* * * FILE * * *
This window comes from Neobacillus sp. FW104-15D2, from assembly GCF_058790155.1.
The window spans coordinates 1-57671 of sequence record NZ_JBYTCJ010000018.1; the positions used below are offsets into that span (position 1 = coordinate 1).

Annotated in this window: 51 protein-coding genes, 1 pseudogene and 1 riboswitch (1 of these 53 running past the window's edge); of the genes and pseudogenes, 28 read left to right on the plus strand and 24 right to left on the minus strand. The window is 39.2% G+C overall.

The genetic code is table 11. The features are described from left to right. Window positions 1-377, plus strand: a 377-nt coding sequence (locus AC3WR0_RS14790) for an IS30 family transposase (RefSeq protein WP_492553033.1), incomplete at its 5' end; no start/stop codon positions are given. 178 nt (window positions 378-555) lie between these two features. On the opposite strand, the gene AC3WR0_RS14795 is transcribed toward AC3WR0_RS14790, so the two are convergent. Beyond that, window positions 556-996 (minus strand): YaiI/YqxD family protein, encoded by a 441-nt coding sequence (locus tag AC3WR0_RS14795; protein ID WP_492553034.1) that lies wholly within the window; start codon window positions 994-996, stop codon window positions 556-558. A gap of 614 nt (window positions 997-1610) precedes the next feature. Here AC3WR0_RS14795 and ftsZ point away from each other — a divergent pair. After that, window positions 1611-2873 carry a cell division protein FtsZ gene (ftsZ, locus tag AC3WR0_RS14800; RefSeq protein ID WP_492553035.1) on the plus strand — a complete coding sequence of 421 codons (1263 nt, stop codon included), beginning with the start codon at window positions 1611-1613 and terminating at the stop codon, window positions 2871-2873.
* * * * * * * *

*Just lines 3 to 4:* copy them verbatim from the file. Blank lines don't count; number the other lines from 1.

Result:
Annotated in this window: 51 protein-coding genes, 1 pseudogene and 1 riboswitch (1 of these 53 running past the window's edge); of the genes and pseudogenes, 28 read left to right on the plus strand and 24 right to left on the minus strand. The window is 39.2% G+C overall.

The genetic code is table 11. The features are described from left to right. Window positions 1-377, plus strand: a 377-nt coding sequence (locus AC3WR0_RS14790) for an IS30 family transposase (RefSeq protein WP_492553033.1), incomplete at its 5' end; no start/stop codon positions are given. 178 nt (window positions 378-555) lie between these two features. On the opposite strand, the gene AC3WR0_RS14795 is transcribed toward AC3WR0_RS14790, so the two are convergent. Beyond that, window positions 556-996 (minus strand): YaiI/YqxD family protein, encoded by a 441-nt coding sequence (locus tag AC3WR0_RS14795; protein ID WP_492553034.1) that lies wholly within the window; start codon window positions 994-996, stop codon window positions 556-558. A gap of 614 nt (window positions 997-1610) precedes the next feature. Here AC3WR0_RS14795 and ftsZ point away from each other — a divergent pair. After that, window positions 1611-2873 carry a cell division protein FtsZ gene (ftsZ, locus tag AC3WR0_RS14800; RefSeq protein ID WP_492553035.1) on the plus strand — a complete coding sequence of 421 codons (1263 nt, stop codon included), beginning with the start codon at window positions 1611-1613 and terminating at the stop codon, window positions 2871-2873.